Essay Question I: First Generation versus Second Generation Feminist ArtIn the 1960s social protesting against the Vietnam War ignited many other social movements, including the second wave of Feminism. The movement surpassed politics into other areas of life including literature and art.The second wave of feminism had two generations of artists, the first of which lasted from the late 1960s to the late 1970s had a reevaluating approach; artists envisioned a revolution of the social and cultural attitudes towards women, based on existing biological constructs. This first wave of artists was determined to prove that female artists were disadvantaged in relation to access to art education, representation in art history, exhibition and participation. Feminist art was used to protest stereotypes, inequality, violence, and more on the basis of gender and often times race. Many artists also used art to redefine women’s experiences by retelling stories about women from a female perspective, bringing to light cultural issues in our recent history.
The movement created new opportunities for women in the form of higher education programs for women’s art and art history as well as female only exhibitions. A great example of women taking education and exhibiting into their own hands is Womanhouse, organized by Judy Chicago and Miriam Schapiro in 1971 as part of the feminist arts program at CalArts. First generation artists had no singular style, and experimented with a variety of mediums including performance art, found art, and instructional art. One piece from the exhibition that encompasses the approach of first generation of artists is the performance piece Three Women, by Jan Oxenburg, Shawnee Wollenman, and Nancy Youdelman. The performance is made up of three women, each with distinct personalities that mirror some common female stereotypes: The tough girl, the hippie, and the naive mother-type. Three Women starts follows a conversation between that starts out lighthearted and humorous. As the conversation between the characters continue, it becomes apparent that all three of these women feel trapped in some aspect of “womanness.
” The piece also explores sexual consent and illustrates how women are accustomed to rationalizing and minimizing assault. In the piece, the “hippie persona” tells the story of her experience being drugged and raped by her “old man” and his friends. She masks her concern about the severity of the situation by making the story about losing her jacket and even making jokes.
The playfulness very clearly fades when she describes the men forcing her to swallow a handful of pills by holding her face in the shower stream, then putting her on the bed, and “taking turns getting on top of her.” The hippe does not once assign blame to her assailants or identify herself as a victim. She ends her story by pretending the jacket was her main concern again, and by voicing the importance for women to “stay above that shit”. The artist here shows how sexual assault is not taken seriously enough in society and how this cycle leads to women minimizing their own traumatic experiences. First Generation feminist artists also used art to redefine womens’ experiences and retelling stories. Artists felt that this would empower women and bring attention to discrimination in our history.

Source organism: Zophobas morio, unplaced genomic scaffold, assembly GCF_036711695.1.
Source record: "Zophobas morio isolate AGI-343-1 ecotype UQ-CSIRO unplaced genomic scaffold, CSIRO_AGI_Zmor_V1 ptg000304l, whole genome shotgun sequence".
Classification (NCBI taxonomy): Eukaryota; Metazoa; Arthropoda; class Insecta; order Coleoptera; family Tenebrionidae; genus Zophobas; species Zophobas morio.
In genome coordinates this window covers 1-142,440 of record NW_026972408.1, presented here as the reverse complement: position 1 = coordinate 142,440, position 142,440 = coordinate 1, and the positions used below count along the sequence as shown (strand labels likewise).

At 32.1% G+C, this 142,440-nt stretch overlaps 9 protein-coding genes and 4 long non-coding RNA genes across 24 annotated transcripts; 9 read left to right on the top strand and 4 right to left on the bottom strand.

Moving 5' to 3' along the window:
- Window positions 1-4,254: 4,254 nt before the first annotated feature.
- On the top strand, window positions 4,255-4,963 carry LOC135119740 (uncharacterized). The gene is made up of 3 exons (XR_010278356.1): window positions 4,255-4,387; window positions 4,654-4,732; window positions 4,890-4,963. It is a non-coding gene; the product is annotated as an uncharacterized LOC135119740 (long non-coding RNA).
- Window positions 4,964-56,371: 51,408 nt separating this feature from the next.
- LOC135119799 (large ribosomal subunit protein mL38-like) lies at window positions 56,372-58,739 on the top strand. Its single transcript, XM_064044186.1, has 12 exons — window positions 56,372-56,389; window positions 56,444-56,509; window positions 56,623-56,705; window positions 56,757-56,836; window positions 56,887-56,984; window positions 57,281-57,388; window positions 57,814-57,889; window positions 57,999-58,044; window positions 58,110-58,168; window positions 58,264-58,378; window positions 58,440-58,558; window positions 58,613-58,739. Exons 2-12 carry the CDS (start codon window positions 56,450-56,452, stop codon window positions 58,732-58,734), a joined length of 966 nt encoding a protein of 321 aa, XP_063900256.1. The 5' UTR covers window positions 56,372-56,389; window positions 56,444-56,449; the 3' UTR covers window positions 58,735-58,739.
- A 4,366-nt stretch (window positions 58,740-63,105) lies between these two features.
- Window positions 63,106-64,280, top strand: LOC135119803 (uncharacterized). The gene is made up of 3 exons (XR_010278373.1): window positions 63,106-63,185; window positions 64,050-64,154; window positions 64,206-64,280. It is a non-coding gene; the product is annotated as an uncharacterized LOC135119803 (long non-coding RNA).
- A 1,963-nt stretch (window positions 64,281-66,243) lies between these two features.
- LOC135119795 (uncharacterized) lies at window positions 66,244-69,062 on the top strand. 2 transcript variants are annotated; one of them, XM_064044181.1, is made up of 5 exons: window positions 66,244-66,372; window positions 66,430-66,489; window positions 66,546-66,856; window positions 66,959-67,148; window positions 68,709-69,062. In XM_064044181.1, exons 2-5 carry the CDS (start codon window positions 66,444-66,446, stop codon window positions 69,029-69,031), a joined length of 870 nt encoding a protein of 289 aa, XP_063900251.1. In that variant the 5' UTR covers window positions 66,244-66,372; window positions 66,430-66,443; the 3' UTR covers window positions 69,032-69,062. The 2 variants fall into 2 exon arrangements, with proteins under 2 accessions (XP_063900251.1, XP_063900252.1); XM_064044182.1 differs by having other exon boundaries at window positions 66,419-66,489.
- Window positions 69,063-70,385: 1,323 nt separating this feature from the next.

A perfect example of of this is Betye Saar’s The Liberation of Aunt Jemima. The name in itself tells you what it intends to do, liberate Aunt Jemima from the facade created of her to make money. The piece started as a figurine of Aunt Jemima used to market products to housewives. These racist, commercialized depictions of cheery looking slaves and maids were very commonly used to market kitchen products during the time the figurine was made. The images in the background of the frame are of a more modern version of aunt Jemima, showing that, though the images have changed, the exploitation never really went away. In the figurines hand, Saar placed a gun. The gun is meant to symbolize and therefor give aunt Jemima power, since during times of slavery guns were how slave owners held their power.
The figurines apron holds a vintage photo of a mammy holding a white baby in a sort of careless fashion, which could represent the the women’s actual feelings towards her job.The second generation of second wave feminist artists, which lasted from the late 1970s to the late 1980s, had a deconstructive approach. Artists’ focus shifted away from equal rights struggles and biological differentiation, to a deeper awareness of how unstable gender positions are. Artists addressed gender behavior as a product of social constructs rather than biological makeup, and were convinced that gender behavior could be changed by changing society’s views about it. The first step of change is awareness of the problem, many artists used their art to point out the subtle ways men and women are treated differently. One artist that was successful in this Barbara Kruger.
In Kruger’s Untitled (We won’t Play Nature to Your Culture), 1983 she addresses the roles women are expected to play by rejecting the notion that women are synonymous with nature and domesticality, and men control culture. The photo is of a woman laying in grass, with the contrasting words “you” and “we” and “nature” and “culture” written over it in strong, bold type. Kruger often uses existing images in media to make her points.